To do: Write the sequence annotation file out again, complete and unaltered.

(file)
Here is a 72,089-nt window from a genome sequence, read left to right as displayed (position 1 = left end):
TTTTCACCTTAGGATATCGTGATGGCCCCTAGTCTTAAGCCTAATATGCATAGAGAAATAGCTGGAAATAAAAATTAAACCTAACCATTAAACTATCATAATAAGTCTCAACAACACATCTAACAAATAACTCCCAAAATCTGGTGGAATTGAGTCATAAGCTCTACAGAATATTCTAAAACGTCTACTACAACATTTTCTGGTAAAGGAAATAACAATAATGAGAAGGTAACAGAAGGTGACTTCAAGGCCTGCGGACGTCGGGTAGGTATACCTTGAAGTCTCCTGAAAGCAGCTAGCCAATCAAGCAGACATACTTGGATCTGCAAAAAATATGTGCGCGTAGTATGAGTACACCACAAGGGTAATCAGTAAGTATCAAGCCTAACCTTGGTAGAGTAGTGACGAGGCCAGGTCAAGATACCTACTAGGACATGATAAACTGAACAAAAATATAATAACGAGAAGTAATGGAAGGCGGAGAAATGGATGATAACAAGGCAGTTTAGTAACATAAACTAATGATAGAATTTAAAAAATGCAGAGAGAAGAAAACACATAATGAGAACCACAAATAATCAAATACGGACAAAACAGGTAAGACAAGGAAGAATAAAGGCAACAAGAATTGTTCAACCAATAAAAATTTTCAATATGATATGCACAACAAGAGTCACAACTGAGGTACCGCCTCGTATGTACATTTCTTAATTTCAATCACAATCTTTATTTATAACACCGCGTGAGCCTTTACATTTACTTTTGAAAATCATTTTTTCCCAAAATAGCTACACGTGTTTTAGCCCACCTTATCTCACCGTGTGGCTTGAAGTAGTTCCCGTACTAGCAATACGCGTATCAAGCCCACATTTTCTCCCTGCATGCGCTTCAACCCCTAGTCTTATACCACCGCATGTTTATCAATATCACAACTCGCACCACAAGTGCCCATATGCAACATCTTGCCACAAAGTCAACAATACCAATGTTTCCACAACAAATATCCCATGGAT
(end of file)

Here is a 72,089-nt window from a genome sequence, read left to right as displayed (position 1 = left end):
TTTTCACCTTAGGATATCGTGATGGCCCCTAGTCTTAAGCCTAATATGCATAGAGAAATAGCTGGAAATAAAAATTAAACCTAACCATTAAACTATCATAATAAGTCTCAACAACACATCTAACAAATAACTCCCAAAATCTGGTGGAATTGAGTCATAAGCTCTACAGAATATTCTAAAACGTCTACTACAACATTTTCTGGTAAAGGAAATAACAATAATGAGAAGGTAACAGAAGGTGACTTCAAGGCCTGCGGACGTCGGGTAGGTATACCTTGAAGTCTCCTGAAAGCAGCTAGCCAATCAAGCAGACATACTTGGATCTGCAAAAAATATGTGCGCGTAGTATGAGTACACCACAAGGGTAATCAGTAAGTATCAAGCCTAACCTTGGTAGAGTAGTGACGAGGCCAGGTCAAGATACCTACTAGGACATGATAAACTGAACAAAAATATAATAACGAGAAGTAATGGAAGGCGGAGAAATGGATGATAACAAGGCAGTTTAGTAACATAAACTAATGATAGAATTTAAAAAATGCAGAGAGAAGAAAACACATAATGAGAACCACAAATAATCAAATACGGACAAAACAGGTAAGACAAGGAAGAATAAAGGCAACAAGAATTGTTCAACCAATAAAAATTTTCAATATGATATGCACAACAAGAGTCACAACTGAGGTACCGCCTCGTATGTACATTTCTTAATTTCAATCACAATCTTTATTTATAACACCGCGTGAGCCTTTACATTTACTTTTGAAAATCATTTTTTCCCAAAATAGCTACACGTGTTTTAGCCCACCTTATCTCACCGTGTGGCTTGAAGTAGTTCCCGTACTAGCAATACGCGTATCAAGCCCACATTTTCTCCCTGCATGCGCTTCAACCCCTAGTCTTATACCACCGCATGTTTATCAATATCACAACTCGCACCACAAGTGCCCATATGCAACATCTTGCCACAAAGTCAACAATACCAATGTTTCCACAACAAATATCCCATGGAT